The ongoing congressional attack on the Federal Trade Commission has left agency officials fearful about how tough they can be in future cases.

These fears surfaced this week in a series of interviews and confidential memos circulated among FTC staff members as the commission prepared to vote today on new standards for the used-car industry.

Commission officials are wondering whether the disclosure rule -- designed to answer thousands of complaints by used-car buyers -- will be the first victim of the agency's new cautiousness.

Just a few days before the commission originally was to meet to consider the used-car rule on Wednesday FTC Commissioner Robert Pitofsky circulated a stinging memo warning against the regulation which has been before the public in several forms since 1976.

In his memo, Pitofsky raised legal and procedural concerns about the rule which essentially forces used-car sellers to inform the buyer whether facets of the car's condition are "Ok," "not OK" or "not inspected."

"Given the signals we've already received from the Courts of Appeals about the rulemaking process, I wonder whether they're going to support the commission in that kind of experimental regulation," Pitofsky wrote.

"We didn't know this was coming," said one FTC official about the memo. "And in light of what's been going on on the Hill we don't really know why either."

Although most observers believe there are enough votes to get the proposal through the five-member commission, sources also worry about how the outside world will read a 3-to-2 commission vote on the controversial trade regulation rule.

But others, who refused to be quoted by name, claim that the Pitofsky thrust, echoed by at least one other commission member, is the beginning of a major downshift in commission aggressiveness.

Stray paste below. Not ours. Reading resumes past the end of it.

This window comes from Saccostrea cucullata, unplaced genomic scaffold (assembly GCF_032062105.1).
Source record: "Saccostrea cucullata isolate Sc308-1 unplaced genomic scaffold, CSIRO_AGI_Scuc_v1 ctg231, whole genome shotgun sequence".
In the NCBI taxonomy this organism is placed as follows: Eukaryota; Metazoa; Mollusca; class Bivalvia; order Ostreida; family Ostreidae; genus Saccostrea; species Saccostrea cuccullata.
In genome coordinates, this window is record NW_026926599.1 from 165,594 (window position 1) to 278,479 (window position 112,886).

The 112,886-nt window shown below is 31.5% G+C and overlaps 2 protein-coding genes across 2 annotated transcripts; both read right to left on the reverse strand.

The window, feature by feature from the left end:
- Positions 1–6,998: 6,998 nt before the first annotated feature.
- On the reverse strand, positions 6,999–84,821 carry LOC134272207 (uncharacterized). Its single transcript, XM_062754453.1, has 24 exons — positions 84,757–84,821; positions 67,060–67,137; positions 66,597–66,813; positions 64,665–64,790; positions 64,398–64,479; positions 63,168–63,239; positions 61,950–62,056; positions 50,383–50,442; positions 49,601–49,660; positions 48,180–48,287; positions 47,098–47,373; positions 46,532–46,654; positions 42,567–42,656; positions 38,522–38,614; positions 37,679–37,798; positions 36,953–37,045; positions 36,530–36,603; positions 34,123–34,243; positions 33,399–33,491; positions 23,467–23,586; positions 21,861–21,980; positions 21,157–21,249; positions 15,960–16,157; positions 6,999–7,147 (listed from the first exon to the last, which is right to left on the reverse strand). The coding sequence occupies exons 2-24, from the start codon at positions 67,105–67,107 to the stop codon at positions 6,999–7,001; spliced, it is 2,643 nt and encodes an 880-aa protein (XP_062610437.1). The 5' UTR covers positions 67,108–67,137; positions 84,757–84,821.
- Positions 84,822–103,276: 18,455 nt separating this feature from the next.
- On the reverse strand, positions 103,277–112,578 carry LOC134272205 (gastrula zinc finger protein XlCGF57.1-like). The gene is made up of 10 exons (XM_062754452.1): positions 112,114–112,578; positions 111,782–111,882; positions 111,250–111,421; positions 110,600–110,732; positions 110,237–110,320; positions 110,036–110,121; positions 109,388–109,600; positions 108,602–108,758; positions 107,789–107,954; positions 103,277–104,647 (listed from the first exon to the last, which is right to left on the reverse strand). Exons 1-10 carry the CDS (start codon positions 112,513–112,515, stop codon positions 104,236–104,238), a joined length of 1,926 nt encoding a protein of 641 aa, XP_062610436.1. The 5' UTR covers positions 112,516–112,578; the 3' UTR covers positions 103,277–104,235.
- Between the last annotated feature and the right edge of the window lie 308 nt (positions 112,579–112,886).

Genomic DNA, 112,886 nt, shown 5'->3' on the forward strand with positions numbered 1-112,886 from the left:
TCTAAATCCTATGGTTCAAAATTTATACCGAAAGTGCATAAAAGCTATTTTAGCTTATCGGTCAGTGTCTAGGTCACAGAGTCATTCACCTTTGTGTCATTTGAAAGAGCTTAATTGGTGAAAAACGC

Some officials were particularly stung by the memo and its repercussions because the work on the used-car rule had been considered a model cited regularly as an example of careful well-reasoned FTC work.

Pitofsky defends his position as outlined in the memo, which staff members say they received four days before the rule was to be voted on, as being consistent with the concerns he raised on the rule at an FTC meeting last fall.

"There may be a tendency to attribute that kind of review to timidity as a result of the fight on the Hill," Pitofsky said. "But to bring a rule in order to prove that the commission has not gone underground is very unsound.

"As far as being a test of commission virility or willingness to bring tough cases and rules, that's just not fair," Pitofsky said.

FTC member Paul Dixon, in a May 12 memo, said the FTC's optional-in-spection proposal is the "only remedy likely to stop the deception pervading the used-car market."

The optional-inspection program would permit dealers to use any reasonable procedure for an inspection of the cars they sell as long as car parts marked as "OK" meet standards specified in the commission rule.

Pitofsky said in his memo that he doubts whether the voluntary pre-sale inspection mechanism will give consumers information that would reduce abuse in the industry. He also said that the more "unscrupulous sellers" will check off "don't know" and "continue their shady practices."

"Putting aside questions of the advisability of the proposed rule, we would lack in the Court of Appeals a record adequate to support this rule," Pitofsky wrote.

But other commission officials point out that the chief agency officials who handled the investigation was awarded for putting together an extensive record supporting the issuing of the rule.

Commission officials also point out that the rule fits in with their desire to use the marketplace as a regulating mechanism, since the disclosures which consumers traditionally have obtained orally now would be available in writing, therefore making the claims subject to court reiview.

"The record indicates that the principal problem in seeking redress against used-car dealers is establishing that a particular representation of mechanical condition was made, not in proving that a particular defect existed at the time of sale," FTC staff members wrote in response to the Pitofsky memo.